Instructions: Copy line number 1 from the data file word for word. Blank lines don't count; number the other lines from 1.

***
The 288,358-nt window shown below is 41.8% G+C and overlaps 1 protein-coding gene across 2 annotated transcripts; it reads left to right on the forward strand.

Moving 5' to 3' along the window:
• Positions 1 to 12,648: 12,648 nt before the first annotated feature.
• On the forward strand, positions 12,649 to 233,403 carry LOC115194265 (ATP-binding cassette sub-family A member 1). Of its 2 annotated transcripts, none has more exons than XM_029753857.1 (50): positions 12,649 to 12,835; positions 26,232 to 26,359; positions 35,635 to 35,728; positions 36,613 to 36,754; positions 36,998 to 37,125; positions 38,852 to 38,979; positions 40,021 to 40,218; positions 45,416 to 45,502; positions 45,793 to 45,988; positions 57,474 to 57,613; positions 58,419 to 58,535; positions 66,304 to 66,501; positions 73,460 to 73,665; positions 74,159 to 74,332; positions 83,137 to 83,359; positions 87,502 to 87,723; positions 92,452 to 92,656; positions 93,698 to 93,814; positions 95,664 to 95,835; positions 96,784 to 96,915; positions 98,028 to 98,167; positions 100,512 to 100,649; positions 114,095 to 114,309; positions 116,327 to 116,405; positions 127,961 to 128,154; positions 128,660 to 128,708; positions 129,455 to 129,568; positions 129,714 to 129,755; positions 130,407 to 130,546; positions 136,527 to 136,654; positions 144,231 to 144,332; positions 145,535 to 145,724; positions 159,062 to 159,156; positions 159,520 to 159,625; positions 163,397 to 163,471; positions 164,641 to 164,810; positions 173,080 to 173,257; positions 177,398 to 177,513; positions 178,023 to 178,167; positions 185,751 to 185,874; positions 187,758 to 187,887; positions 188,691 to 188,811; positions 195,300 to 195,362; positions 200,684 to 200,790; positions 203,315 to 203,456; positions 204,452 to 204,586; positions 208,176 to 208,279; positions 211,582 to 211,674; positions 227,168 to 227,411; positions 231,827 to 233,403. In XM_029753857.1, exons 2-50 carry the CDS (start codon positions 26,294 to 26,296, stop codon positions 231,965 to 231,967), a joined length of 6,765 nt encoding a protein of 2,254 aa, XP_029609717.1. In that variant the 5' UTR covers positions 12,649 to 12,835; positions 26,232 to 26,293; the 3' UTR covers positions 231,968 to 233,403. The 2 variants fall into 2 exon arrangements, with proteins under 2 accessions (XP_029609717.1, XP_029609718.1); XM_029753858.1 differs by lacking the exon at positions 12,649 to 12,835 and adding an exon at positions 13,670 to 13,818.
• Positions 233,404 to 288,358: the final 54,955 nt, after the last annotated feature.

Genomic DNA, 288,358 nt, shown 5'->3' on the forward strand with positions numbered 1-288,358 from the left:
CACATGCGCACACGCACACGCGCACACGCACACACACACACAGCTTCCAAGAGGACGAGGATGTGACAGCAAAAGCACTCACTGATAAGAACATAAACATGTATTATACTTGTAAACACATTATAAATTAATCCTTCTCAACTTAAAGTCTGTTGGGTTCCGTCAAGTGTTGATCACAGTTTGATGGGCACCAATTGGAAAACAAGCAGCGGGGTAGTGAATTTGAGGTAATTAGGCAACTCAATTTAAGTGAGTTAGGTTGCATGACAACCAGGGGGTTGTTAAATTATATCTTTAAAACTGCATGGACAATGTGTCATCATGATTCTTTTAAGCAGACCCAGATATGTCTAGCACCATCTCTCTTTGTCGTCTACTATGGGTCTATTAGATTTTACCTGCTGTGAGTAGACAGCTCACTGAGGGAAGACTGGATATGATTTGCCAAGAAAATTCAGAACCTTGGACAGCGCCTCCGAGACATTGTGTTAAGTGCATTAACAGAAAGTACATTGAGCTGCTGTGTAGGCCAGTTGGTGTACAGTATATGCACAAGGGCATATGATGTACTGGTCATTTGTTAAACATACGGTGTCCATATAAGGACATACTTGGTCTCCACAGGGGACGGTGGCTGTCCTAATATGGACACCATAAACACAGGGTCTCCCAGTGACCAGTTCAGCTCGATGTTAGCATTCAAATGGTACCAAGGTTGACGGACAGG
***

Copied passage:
The 288,358-nt window shown below is 41.8% G+C and overlaps 1 protein-coding gene across 2 annotated transcripts; it reads left to right on the forward strand.